Cynicism is a growing phenomenon in music. True love songs are hard to come by these days. Deriving its name from Rihanna’s “We Found Love,” Yellow Diamonds is a series of lyric breakdowns in which VIBE Senior Music Editor Austin Williams celebrates songs that sound like love found in a hopeless mainstream.
Those of you who’ve kept up with this column and my other writing on the site know I’ve been in Ella Mai mode since the May 6 release of Heart On My Sleeve. Certain tracks on the album are punctuated by sage advice from Mary J. Blige, who coincidentally dropped the deluxe edition of her own 2022 LP, Good Morning Gorgeous, the same day as Mai’s sophomore effort. Something about this feels serendipitous, as multiple songs on the original version of Good Morning Gorgeous mirror the gems Blige drops on Mai throughout Heart On My Sleeve. The greatest example of this is “Love Without The Heartbreak.”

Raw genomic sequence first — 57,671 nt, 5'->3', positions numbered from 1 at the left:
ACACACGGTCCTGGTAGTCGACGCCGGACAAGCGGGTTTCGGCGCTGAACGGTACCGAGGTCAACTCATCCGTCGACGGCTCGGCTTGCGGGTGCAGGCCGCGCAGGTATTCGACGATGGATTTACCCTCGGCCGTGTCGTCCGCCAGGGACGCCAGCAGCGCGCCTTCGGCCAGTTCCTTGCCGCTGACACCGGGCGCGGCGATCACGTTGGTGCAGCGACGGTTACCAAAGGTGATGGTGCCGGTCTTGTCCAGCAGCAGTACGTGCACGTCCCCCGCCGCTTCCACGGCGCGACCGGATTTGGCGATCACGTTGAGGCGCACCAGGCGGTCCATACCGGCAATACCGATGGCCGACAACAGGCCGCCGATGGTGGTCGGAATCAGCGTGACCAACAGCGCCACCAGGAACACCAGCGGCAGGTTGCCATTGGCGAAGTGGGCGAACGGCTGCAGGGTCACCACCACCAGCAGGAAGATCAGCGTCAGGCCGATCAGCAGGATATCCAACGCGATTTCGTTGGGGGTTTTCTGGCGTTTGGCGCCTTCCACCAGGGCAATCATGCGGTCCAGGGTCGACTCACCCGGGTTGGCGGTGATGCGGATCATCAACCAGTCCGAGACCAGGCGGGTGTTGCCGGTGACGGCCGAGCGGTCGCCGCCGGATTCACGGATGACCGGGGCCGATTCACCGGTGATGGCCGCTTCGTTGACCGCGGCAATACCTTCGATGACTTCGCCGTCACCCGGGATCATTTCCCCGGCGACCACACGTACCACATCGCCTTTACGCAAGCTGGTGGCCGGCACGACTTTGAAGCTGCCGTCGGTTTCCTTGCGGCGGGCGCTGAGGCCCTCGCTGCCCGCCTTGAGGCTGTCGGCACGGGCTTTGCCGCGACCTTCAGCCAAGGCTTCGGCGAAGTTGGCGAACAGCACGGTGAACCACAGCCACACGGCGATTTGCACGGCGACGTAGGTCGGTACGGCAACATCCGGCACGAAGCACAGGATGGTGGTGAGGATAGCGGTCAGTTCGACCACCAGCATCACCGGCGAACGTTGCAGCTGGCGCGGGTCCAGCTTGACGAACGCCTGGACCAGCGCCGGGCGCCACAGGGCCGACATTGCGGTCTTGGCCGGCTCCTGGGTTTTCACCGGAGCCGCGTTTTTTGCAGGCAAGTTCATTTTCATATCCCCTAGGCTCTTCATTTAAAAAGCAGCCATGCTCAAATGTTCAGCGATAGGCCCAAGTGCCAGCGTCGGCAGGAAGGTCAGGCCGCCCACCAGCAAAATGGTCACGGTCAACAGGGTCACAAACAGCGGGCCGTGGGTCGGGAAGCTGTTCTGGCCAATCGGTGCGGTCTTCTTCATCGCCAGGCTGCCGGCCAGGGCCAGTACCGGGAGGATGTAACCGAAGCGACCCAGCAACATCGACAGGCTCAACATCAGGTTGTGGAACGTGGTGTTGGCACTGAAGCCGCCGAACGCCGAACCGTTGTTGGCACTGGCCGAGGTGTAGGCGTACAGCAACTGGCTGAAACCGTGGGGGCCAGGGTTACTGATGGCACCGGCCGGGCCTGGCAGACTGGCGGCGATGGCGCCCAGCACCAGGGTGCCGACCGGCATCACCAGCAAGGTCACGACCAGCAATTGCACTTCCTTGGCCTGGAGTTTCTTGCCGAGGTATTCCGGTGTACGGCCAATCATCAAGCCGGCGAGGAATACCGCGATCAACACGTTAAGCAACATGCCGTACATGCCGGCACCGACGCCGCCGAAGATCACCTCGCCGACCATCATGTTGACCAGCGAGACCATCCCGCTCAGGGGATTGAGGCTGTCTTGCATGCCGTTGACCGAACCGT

Like most people around her age, Ella Mai grew up on Mary J. Blige’s soulful recollections of love’s highs and lows. Years later, the British singer would lean on the sincerity in Blige’s music as somewhat of a North Star for her own writing. “This album, I feel like I tapped into a lot of my inner Mary J. Blige,” Mai told former VIBE Editor-in-Chief Danyel Smith on The Ringer’s Black Girl Songbook. “A lot of the songs that I was making, I just felt like how I felt when I used to listen to Mary’s music growing up. She’s a really big influence of mine. And I’ve had interactions with her before, and she’s always been so lovely to me.”
Mai continued, “I sat down and I was speaking to Mustard about it, and I was like, ‘I don’t really want to talk on this album, but I want it to almost be like someone’s giving me advice.’ And if there’s anyone that I would take relationship advice from, as someone who I look at that has always been super, super honest about what she’s going through, the only person I would want on here is Mary J. Blige.”